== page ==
AN “UNACCEPTABLE” number of stroke patients are not being assessed quickly enough at the Royal Bolton Hospital, according to monthly figures.

Hospital bosses say surges in stroke patients and a lack of capacity are to blame for the missed targets, which are set nationally.

An additional stroke consultant is now being recruited to help the hospital hit its targets.

Patients who suffer a serious or life-threatening stroke are sent immediately to the specialist unit at Salford Royal.

Yet high risk transient ischaemic attack (TIA) — also known as mini-stroke — patients can be treated at the Royal Bolton.

To prevent a full stroke, 60 per cent of TIA patients must be investigated and treated within 24 hours — Bolton failed this in June with just 50.9 per cent.

Eighty per cent of mini-stroke patients must also be given a stroke bed within four hours of arriving in hospital.

The Royal Bolton unit also failed this with 78 per cent.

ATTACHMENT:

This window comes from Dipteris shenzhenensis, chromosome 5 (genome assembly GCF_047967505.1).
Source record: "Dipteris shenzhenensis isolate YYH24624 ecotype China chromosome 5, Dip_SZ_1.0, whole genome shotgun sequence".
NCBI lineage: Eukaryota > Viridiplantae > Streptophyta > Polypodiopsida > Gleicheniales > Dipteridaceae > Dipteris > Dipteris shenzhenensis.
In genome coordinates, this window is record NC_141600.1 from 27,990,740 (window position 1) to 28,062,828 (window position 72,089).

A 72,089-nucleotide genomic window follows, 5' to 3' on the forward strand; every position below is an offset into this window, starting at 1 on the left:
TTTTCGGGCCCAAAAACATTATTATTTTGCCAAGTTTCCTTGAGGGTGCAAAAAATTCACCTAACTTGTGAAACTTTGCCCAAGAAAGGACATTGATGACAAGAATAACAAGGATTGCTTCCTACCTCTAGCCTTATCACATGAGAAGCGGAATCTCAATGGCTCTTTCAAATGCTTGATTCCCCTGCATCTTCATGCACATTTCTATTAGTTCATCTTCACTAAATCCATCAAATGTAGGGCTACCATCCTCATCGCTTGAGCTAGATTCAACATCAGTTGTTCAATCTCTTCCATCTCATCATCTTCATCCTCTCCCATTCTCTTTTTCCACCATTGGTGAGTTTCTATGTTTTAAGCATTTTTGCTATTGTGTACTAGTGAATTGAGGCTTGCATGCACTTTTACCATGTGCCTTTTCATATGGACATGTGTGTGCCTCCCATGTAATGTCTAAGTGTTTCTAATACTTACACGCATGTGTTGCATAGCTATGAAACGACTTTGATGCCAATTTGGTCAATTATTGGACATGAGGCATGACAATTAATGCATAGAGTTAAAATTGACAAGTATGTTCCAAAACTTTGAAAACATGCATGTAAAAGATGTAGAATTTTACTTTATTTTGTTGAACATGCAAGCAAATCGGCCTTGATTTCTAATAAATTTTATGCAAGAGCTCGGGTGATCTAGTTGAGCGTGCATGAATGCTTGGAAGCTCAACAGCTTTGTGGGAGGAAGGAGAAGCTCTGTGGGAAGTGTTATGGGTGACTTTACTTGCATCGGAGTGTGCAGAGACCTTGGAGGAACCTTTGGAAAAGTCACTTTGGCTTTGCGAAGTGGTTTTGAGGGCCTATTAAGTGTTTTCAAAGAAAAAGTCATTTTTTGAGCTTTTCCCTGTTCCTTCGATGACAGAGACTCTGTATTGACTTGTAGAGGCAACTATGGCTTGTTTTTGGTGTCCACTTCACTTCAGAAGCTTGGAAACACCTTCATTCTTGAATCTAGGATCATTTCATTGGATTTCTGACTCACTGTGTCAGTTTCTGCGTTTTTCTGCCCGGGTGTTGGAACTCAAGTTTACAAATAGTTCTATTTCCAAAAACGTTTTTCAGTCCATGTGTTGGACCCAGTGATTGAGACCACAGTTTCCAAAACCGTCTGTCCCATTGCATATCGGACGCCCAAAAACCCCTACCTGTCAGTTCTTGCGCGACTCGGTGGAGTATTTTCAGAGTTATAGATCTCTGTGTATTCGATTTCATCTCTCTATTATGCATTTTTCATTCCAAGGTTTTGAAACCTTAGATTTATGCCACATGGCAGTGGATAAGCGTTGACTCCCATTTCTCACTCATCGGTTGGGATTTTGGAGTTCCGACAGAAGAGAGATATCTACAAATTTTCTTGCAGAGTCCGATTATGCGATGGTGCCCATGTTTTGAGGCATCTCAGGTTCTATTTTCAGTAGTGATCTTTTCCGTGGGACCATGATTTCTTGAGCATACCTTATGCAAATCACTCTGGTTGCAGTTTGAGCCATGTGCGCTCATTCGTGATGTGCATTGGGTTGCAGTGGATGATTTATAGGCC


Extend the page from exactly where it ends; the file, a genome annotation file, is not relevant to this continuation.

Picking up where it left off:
Michelle Redgard, divisional director of operations said: “It is not acceptable that for a small number of patients we have not met this target so we’re having a concerted effort to address the issues. It will take a few months before everything is fully implemented but then I do expect to see improvements.”

Dr Barry Silvert, clinical director for integrated commissioning at NHS Bolton CCG, added: “The CCG has been in discussions with Bolton Foundation Trust regarding performance against national targets relating to patients who have had a stroke. The trust was making substantial improvements during the spring and we commend the hospital staff for their efforts.”

“Unfortunately, performance over recent months has deteriorated. The trust has produced an action plan setting out how this will be rectified, following a request from the CCG. We will continue to work closely with the trust to monitor progress and hope to see improvements in the coming months.”